proposals, she said.
This view is a risk, Trowbridge said,
and it has made it difficult to find
students to work on the issue.
"Students feel that life has gone on.
We could try to get people upset about
it, but it doesn't seem as urgent," she
said.
Poice
notes
Peeper startles woman
A second floor Betsy Barbour
resident was startled when she spotted
9 peeping Tom outside of her window
last Thursday night. Campus security
was called in to investigate the incident
but no peepers were found. Security of-
ficials believe the peeper might have
climbed up a drain pipe on the side of
the building.
-Jackie Young
Newspaper box blown
USA Today, a national daily
newspaper, is finding it difficult to
break into the Ann Arbor market: Early
Friday morning suspects blew up one of
the newspaper's boxes on the corner of
East University and South University.
Ann Arbor Police said officers heard a
noise like firecrackers exploding and
when they arrived on the scene they
found a fragment from the box. had
broken a $300 glass door at the nearby
Ann Arbor Bank and Trust. Police have
no suspects.
- Halle Czechowski

IN BRIEF
Compiled from Associated Press and
United Press International reports
Tennessee Williams eulogized
ST. LOUIS-Tennessee Williams, who once called St. Louis residents
"stupid and provincial," was buried here yesterday beside his mother.
A gathering of family, friends, and the curious spilled out from under a
green canvas tent during a light rain at Calvary Cemetary as the mahogany
casket containing the body of the two-time Pulitzer Prize-winning
playwright was laid to rest.
Earlier, some 1,200 mourners attended a funeral Mass at the St. Louis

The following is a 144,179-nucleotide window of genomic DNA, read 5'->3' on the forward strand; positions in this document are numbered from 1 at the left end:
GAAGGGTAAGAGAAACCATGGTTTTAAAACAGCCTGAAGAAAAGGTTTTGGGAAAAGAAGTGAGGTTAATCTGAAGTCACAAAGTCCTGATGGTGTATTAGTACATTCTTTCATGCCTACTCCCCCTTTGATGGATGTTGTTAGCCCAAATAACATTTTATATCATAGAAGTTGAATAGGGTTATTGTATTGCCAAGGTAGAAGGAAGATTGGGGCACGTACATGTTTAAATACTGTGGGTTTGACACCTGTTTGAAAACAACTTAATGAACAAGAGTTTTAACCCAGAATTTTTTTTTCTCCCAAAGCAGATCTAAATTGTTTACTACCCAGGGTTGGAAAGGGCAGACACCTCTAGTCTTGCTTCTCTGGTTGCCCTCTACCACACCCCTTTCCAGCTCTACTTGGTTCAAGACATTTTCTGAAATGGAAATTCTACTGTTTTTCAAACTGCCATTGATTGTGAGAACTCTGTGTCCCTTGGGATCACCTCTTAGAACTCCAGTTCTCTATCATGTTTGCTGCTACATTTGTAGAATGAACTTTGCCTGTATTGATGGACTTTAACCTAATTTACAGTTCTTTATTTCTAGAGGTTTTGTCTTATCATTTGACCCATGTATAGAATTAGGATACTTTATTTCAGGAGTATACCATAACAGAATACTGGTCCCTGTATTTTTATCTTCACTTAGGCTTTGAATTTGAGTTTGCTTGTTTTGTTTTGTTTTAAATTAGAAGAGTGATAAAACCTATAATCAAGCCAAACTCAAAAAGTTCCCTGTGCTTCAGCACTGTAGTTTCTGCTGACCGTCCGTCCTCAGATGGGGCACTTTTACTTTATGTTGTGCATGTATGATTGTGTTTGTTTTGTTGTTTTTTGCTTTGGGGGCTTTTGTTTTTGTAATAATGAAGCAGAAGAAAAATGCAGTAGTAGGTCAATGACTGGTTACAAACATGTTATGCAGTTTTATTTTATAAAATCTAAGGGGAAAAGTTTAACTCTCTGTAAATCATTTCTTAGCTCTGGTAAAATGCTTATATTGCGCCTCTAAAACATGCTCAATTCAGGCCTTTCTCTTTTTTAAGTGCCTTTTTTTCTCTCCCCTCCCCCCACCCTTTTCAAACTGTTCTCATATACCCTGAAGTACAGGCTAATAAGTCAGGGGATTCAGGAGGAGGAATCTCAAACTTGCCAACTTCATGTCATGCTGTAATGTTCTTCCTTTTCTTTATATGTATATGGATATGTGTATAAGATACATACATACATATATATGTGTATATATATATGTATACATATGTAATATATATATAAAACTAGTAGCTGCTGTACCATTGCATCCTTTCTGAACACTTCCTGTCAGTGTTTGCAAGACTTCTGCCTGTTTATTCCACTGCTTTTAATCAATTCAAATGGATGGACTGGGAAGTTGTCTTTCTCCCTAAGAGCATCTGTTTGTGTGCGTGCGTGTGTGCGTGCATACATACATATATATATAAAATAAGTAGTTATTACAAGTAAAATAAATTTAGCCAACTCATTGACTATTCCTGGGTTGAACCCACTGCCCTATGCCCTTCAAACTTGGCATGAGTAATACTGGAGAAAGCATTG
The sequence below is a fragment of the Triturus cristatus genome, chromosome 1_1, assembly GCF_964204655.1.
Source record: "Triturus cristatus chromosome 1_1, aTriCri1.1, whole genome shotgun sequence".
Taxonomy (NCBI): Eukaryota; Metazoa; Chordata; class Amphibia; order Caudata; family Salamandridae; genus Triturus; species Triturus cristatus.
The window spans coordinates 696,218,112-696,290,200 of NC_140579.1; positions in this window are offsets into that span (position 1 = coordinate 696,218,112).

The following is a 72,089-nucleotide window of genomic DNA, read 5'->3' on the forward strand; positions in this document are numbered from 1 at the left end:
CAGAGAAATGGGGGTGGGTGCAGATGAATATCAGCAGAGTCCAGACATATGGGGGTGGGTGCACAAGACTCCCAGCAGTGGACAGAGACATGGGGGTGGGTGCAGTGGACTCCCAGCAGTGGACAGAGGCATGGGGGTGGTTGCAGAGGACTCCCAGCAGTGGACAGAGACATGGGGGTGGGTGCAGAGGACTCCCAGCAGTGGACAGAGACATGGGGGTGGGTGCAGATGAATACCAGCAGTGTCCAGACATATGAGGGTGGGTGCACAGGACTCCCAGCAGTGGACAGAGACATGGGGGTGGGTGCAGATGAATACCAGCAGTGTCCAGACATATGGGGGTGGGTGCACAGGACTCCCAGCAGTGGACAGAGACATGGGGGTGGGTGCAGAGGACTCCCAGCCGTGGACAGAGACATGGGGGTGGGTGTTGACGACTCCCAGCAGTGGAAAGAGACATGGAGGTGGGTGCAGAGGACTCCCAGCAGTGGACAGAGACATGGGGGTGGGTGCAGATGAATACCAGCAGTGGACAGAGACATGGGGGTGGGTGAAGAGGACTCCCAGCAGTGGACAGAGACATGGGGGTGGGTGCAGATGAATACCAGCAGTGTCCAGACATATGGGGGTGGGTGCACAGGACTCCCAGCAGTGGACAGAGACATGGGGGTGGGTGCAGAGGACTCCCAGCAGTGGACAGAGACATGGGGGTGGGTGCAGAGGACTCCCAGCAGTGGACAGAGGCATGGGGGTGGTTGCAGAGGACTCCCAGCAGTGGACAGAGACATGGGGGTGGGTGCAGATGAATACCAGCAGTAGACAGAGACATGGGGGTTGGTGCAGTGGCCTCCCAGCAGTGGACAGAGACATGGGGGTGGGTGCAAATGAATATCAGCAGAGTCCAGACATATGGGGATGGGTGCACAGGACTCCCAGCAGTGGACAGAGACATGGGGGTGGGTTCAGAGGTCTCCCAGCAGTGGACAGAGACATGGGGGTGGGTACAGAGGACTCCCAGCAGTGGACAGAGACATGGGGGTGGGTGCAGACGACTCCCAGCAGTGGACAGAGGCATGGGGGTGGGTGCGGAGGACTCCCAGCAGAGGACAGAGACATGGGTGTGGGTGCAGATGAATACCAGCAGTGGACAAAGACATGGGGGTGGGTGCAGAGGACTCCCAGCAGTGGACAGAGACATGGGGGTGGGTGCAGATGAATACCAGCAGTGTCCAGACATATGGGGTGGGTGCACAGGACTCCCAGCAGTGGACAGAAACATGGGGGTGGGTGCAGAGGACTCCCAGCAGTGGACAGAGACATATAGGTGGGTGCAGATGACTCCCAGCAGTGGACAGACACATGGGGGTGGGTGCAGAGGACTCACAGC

Cathedral.
Rev. Jerome Wilkerson, pastor of Our Lady of Lourdes Catholic Church in
St. Louis and friend of the Williams family, eulogized Williams as someone
whose writing "seemed to be so much more therapy to others than for him-
self. He did a lot of dying and apparently had very little difficulty with hating
life in this world."
Retiring UAW chief decides
to remain on Chrysler board
DETROIT-United Auto Workers President Douglas Fraser, bowing to
the persistent request of Chrysler Corp. Chairman Lee Iacocca, changed his
mind yesterday and agreed to remain on the Chrysler Board of Directors for
one year following his retirement in May.
Fraser announced his decision to stand for re-election to the board at a
noon news conference following a meeting with Iacocca at Chrysler
headquarters. Also present were UAQ President-elect Owen Bieber and
Vice-President Mark Stepp, who heads the union's Chrysler Department.
Fraser's decision is a reversal of his earlier position that he would leave
the board on retirement. Fraser, 66, got the seat in 1980 as part of an
agreement in which UAW members agreed to concessions to help the No. 3
automaker avoid bankruptcy.
Reagan urges $2.50 wage plan
for nations unemployed youth
SAN FRANCISCO-President Reagan said yesterday he will ask Congress
this coming week to lower the minimum wage for youth in the summer and
give employers tax breaks in a bid to fight unemployment.
"We want to provide incentives for business to hire the long-term unem-